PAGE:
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Vionnet FW2014

Aug 22, 14 Vionnet FW2014

Goga Ashkenazi has always been a public persona. The desire to shine at social events, attracting the attention of the press by extravagant appearances and behavior is in her blood. Her latest project: the revival of the Parisian fashion house of Madeleine Vionnet – the cult modiste of the XX century (who left in the fashion history her signature “bias cut” and draperies), one can surely call bold and quite a risky initiative, ensuring a place in fashion chroniclers columns of the most prestigious publications.

Though, unlike some of her colleagues, the business woman does not claim to possess a designer talent, completely satisfied with a role of the brand owner. The selection of a couturier for the post of creative director of the fashion house is one of the major achievements of Ashkenazi, if not the most important. British Hussein Chalayan – and that’s him, who draws the models for Vionnet – has long earned the reputation of a talented and original designer and a permanent participant of the Paris fashion weeks. Architectural cut of Chalayan creations unifies designer with the style of the founder of the house and is reviving her spirit, as if continuing the work of the Madeleine, roughly interrupted by the World War II.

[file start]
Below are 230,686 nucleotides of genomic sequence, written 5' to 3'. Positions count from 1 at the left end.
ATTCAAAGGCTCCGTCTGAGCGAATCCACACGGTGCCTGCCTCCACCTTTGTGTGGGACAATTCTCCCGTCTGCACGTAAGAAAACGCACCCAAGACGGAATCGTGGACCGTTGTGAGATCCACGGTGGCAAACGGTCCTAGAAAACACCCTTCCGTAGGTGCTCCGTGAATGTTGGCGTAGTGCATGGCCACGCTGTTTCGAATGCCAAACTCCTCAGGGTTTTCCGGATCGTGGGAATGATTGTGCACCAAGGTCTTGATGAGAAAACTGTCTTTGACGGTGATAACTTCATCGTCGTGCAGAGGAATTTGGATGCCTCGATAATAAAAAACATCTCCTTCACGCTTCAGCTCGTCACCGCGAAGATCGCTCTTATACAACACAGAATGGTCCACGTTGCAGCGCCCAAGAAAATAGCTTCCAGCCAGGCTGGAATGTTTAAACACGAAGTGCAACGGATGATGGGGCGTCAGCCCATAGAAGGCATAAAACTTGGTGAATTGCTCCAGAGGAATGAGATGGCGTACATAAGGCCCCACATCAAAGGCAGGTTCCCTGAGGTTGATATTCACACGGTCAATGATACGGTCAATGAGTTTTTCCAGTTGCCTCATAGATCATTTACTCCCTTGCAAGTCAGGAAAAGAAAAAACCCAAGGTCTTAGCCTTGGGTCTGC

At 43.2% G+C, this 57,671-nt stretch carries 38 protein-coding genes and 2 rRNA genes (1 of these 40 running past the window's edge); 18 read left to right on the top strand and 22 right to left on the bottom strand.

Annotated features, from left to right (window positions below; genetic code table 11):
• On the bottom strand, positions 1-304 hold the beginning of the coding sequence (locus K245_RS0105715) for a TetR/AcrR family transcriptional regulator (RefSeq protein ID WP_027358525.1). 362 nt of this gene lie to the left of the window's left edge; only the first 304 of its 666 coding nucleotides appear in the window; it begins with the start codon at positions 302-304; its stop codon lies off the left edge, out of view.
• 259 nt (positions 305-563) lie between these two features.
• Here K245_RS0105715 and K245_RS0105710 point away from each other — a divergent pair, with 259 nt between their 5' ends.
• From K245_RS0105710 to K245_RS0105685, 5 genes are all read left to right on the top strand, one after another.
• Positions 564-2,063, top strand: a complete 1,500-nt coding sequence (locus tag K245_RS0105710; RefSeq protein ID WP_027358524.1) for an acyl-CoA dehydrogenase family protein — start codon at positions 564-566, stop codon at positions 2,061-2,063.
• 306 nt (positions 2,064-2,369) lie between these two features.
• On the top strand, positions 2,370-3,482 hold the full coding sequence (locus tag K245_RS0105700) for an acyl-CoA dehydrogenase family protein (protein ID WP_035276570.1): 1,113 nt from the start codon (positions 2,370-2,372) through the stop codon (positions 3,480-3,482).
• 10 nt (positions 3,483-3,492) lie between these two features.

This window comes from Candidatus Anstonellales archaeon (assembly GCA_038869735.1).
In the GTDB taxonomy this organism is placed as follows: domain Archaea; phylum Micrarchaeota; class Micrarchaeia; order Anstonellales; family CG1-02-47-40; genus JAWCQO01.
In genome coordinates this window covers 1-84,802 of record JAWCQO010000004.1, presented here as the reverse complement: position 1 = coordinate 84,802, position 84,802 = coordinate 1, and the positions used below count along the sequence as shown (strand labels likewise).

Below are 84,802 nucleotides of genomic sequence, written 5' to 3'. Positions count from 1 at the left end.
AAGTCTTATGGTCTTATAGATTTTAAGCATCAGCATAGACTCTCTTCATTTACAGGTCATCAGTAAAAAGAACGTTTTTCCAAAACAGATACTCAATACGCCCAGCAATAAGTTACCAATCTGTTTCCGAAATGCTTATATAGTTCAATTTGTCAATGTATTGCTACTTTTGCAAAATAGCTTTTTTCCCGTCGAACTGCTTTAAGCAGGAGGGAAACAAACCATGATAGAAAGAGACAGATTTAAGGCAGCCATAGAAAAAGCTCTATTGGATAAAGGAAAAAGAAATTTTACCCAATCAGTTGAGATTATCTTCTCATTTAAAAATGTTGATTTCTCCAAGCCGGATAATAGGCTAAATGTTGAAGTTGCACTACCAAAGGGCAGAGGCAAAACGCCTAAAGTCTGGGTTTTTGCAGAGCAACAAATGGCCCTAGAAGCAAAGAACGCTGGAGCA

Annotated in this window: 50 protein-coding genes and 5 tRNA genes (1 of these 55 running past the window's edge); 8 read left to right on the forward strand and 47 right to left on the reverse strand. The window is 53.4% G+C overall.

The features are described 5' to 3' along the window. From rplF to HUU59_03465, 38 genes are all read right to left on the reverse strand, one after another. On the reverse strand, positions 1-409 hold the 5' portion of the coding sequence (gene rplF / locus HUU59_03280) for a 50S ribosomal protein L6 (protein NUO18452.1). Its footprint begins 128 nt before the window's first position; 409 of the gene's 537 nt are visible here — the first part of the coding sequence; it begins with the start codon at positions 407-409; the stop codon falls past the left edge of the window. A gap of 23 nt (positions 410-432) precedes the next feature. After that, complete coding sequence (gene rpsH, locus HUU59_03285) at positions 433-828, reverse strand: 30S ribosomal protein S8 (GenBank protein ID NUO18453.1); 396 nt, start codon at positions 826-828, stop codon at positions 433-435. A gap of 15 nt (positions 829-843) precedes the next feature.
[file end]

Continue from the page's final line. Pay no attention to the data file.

The fall-winter couture collection of Vionnet, consisting of twenty evening gowns, has become, perhaps, one of the most modern and glamorous at the passed haute couture. Light, illusory “simple” and at the same time authentic creation of Chalayan can be attributed to the “new haute couture”.

Delicate pastel colors, dominating the collection, are “woken up” several times by poppy bursts. Asymmetrical draping of the bustier dress’s lap; twisted in a spiral, entwining the hip basques and airy pleated dress in the spirit of ancient togas that inspired Madeleine – Hussein managed to combine key elements of the Vionnet house with his own view of the femininity of the XXI century.

For the final bow the owner and the creator appeared together, as if to say: one cannot be made possible without the other. Ambitions are satisfied, and Madeleine Vionnet would certainly have been happy.

Photo credits: Vionnet / Gianni Pucci